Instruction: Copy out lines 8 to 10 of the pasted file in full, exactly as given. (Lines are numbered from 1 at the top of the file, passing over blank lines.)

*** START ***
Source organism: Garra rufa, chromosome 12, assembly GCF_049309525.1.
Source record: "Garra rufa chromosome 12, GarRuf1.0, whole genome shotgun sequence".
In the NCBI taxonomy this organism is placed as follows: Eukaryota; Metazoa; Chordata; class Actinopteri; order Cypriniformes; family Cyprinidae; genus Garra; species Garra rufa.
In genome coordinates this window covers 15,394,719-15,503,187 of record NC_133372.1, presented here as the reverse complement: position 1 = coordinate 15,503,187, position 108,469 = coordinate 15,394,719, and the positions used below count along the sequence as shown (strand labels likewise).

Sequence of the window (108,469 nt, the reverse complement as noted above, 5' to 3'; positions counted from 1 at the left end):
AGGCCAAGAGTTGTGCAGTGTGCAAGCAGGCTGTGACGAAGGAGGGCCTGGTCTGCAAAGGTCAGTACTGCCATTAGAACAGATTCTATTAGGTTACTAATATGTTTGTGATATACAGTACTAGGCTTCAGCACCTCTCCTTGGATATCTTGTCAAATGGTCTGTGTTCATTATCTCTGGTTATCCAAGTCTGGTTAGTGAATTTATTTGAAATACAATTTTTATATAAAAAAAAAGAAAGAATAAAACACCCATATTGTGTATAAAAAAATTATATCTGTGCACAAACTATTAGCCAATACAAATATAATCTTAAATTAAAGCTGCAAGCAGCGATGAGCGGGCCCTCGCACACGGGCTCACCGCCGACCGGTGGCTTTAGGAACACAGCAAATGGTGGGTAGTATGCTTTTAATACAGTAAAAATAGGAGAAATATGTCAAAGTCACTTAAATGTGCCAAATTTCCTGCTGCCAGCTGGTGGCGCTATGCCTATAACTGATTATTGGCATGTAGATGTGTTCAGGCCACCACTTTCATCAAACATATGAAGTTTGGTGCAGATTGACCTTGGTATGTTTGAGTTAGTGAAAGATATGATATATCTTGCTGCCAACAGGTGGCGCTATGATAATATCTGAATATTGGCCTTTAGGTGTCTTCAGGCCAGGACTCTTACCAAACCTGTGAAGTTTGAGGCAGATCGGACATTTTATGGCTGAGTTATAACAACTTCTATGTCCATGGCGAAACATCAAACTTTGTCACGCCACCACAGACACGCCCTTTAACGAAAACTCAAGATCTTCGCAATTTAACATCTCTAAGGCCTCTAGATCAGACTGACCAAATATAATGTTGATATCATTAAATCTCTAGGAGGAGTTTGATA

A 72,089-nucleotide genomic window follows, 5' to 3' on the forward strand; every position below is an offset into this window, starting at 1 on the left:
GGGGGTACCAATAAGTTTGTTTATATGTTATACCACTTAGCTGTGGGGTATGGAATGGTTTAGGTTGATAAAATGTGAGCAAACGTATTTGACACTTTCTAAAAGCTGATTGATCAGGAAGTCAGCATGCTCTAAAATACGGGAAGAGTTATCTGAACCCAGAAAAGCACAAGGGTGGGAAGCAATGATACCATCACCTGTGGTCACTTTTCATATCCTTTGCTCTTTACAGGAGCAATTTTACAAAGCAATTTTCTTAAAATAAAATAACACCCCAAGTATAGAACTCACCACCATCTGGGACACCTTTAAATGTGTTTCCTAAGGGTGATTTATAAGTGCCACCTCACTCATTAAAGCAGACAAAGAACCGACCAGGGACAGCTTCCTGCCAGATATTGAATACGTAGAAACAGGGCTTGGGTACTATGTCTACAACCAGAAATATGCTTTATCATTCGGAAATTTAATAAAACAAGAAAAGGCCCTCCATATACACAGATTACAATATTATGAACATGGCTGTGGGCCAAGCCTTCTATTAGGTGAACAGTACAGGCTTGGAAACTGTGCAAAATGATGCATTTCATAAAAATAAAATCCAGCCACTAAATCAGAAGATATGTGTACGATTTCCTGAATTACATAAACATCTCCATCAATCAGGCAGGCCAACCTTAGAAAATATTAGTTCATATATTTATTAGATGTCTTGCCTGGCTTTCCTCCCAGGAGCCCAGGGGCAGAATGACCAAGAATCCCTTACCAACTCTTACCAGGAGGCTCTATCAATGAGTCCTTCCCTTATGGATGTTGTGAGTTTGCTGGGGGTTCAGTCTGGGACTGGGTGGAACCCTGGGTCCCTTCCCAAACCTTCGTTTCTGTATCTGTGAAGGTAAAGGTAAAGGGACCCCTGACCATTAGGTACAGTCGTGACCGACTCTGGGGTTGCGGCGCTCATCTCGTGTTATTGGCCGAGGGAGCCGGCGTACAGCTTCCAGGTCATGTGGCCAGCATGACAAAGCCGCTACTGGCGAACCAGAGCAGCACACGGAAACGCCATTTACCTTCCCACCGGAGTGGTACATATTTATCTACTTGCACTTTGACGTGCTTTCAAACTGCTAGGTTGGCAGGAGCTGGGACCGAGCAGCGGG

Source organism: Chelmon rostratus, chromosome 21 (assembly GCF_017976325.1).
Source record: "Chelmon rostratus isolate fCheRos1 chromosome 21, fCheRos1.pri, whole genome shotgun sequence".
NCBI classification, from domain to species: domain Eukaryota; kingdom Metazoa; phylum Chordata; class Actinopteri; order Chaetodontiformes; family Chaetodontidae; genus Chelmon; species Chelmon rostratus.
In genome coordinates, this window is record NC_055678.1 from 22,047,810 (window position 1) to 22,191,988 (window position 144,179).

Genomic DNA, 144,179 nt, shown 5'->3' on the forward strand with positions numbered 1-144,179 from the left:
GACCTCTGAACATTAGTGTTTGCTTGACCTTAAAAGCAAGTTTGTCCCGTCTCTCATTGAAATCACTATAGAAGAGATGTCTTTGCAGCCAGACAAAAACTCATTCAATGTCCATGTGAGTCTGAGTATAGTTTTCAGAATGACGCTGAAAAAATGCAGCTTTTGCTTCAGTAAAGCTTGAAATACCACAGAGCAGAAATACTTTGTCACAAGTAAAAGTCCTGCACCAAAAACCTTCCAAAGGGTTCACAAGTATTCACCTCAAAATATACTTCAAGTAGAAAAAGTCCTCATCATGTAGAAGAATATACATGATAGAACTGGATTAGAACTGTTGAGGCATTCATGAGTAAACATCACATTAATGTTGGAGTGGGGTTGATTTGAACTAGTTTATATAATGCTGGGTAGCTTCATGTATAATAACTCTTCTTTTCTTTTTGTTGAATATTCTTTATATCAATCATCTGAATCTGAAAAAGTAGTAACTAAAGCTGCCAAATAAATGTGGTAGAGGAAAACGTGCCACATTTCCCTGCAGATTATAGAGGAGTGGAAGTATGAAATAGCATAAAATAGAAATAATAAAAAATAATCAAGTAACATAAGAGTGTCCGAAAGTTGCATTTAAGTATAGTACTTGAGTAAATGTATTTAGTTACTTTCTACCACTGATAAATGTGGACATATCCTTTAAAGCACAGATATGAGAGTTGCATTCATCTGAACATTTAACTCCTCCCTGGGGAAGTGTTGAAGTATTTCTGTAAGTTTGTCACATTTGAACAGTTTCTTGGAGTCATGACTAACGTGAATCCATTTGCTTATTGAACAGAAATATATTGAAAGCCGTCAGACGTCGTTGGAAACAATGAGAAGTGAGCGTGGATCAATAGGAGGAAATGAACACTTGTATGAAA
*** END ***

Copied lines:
GGGGGTACCAATAAGTTTGTTTATATGTTATACCACTTAGCTGTGGGGTATGGAATGGTTTAGGTTGATAAAATGTGAGCAAACGTATTTGACACTTTCTAAAAGCTGATTGATCAGGAAGTCAGCATGCTCTAAAATACGGGAAGAGTTATCTGAACCCAGAAAAGCACAAGGGTGGGAAGCAATGATACCATCACCTGTGGTCACTTTTCATATCCTTTGCTCTTTACAGGAGCAATTTTACAAAGCAATTTTCTTAAAATAAAATAACACCCCAAGTATAGAACTCACCACCATCTGGGACACCTTTAAATGTGTTTCCTAAGGGTGATTTATAAGTGCCACCTCACTCATTAAAGCAGACAAAGAACCGACCAGGGACAGCTTCCTGCCAGATATTGAATACGTAGAAACAGGGCTTGGGTACTATGTCTACAACCAGAAATATGCTTTATCATTCGGAAATTTAATAAAACAAGAAAAGGCCCTCCATATACACAGATTACAATATTATGAACATGGCTGTGGGCCAAGCCTTCTATTAGGTGAACAGTACAGGCTTGGAAACTGTGCAAAATGATGCATTTCATAAAAATAAAATCCAGCCACTAAATCAGAAGATATGTGTACGATTTCCTGAATTACATAAACATCTCCATCAATCAGGCAGGCCAACCTTAGAAAATATTAGTTCATATATTTATTAGATGTCTTGCCTGGCTTTCCTCCCAGGAGCCCAGGGGCAGAATGACCAAGAATCCCTTACCAACTCTTACCAGGAGGCTCTATCAATGAGTCCTTCCCTTATGGATGTTGTGAGTTTGCTGGGGGTTCAGTCTGGGACTGGGTGGAACCCTGGGTCCCTTCCCAAACCTTCGTTTCTGTATCTGTGAAGGTAAAGGTAAAGGGACCCCTGACCATTAGGTACAGTCGTGACCGACTCTGGGGTTGCGGCGCTCATCTCGTGTTATTGGCCGAGGGAGCCGGCGTACAGCTTCCAGGTCATGTGGCCAGCATGACAAAGCCGCTACTGGCGAACCAGAGCAGCACACGGAAACGCCATTTACCTTCCCACCGGAGTGGTACATATTTATCTACTTGCACTTTGACGTGCTTTCAAACTGCTAGGTTGGCAGGAGCTGGGACCGAGCAGCGGG

Source organism: Chelmon rostratus, chromosome 21 (assembly GCF_017976325.1).
Source record: "Chelmon rostratus isolate fCheRos1 chromosome 21, fCheRos1.pri, whole genome shotgun sequence".